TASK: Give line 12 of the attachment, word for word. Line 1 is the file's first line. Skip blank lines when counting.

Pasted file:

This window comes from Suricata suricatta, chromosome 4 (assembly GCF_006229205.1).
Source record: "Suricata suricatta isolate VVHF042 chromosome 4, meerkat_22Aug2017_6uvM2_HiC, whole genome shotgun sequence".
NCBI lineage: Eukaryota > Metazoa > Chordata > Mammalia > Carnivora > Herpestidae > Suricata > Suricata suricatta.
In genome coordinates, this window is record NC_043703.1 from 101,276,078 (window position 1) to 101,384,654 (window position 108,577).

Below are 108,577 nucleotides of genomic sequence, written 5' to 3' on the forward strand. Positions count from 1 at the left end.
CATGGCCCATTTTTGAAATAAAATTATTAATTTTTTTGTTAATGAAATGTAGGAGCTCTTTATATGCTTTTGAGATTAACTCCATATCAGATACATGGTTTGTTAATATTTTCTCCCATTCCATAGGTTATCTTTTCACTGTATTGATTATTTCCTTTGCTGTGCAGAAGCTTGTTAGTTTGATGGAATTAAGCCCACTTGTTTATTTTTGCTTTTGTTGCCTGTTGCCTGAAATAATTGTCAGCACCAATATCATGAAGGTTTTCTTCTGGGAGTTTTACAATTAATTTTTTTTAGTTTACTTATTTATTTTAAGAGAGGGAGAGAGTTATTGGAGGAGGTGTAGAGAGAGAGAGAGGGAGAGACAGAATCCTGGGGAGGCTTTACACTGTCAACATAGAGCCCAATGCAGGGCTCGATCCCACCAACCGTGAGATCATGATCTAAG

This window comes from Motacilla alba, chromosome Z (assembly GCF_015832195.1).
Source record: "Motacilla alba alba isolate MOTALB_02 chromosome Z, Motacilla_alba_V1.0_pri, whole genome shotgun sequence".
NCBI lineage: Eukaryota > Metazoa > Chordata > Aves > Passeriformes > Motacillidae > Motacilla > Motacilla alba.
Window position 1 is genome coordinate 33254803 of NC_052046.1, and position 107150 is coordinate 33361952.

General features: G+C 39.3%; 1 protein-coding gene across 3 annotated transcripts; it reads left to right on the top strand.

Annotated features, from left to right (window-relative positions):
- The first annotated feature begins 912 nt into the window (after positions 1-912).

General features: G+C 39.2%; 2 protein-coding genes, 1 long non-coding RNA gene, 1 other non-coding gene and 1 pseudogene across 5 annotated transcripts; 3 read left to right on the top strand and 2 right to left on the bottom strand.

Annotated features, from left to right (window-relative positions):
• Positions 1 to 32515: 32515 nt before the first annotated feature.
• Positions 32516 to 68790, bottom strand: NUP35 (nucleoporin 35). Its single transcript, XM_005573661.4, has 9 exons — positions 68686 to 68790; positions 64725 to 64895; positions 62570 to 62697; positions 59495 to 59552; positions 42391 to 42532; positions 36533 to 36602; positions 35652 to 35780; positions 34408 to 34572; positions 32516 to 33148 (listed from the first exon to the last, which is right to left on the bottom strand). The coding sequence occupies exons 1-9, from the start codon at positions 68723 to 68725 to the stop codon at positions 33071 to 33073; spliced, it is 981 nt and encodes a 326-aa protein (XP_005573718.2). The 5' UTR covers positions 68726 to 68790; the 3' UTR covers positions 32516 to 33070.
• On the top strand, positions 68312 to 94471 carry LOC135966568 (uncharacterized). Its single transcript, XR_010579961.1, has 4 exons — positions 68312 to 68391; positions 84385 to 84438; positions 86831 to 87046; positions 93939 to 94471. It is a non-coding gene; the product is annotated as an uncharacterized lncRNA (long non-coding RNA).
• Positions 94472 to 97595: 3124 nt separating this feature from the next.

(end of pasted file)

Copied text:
Annotated features, from left to right (window-relative positions):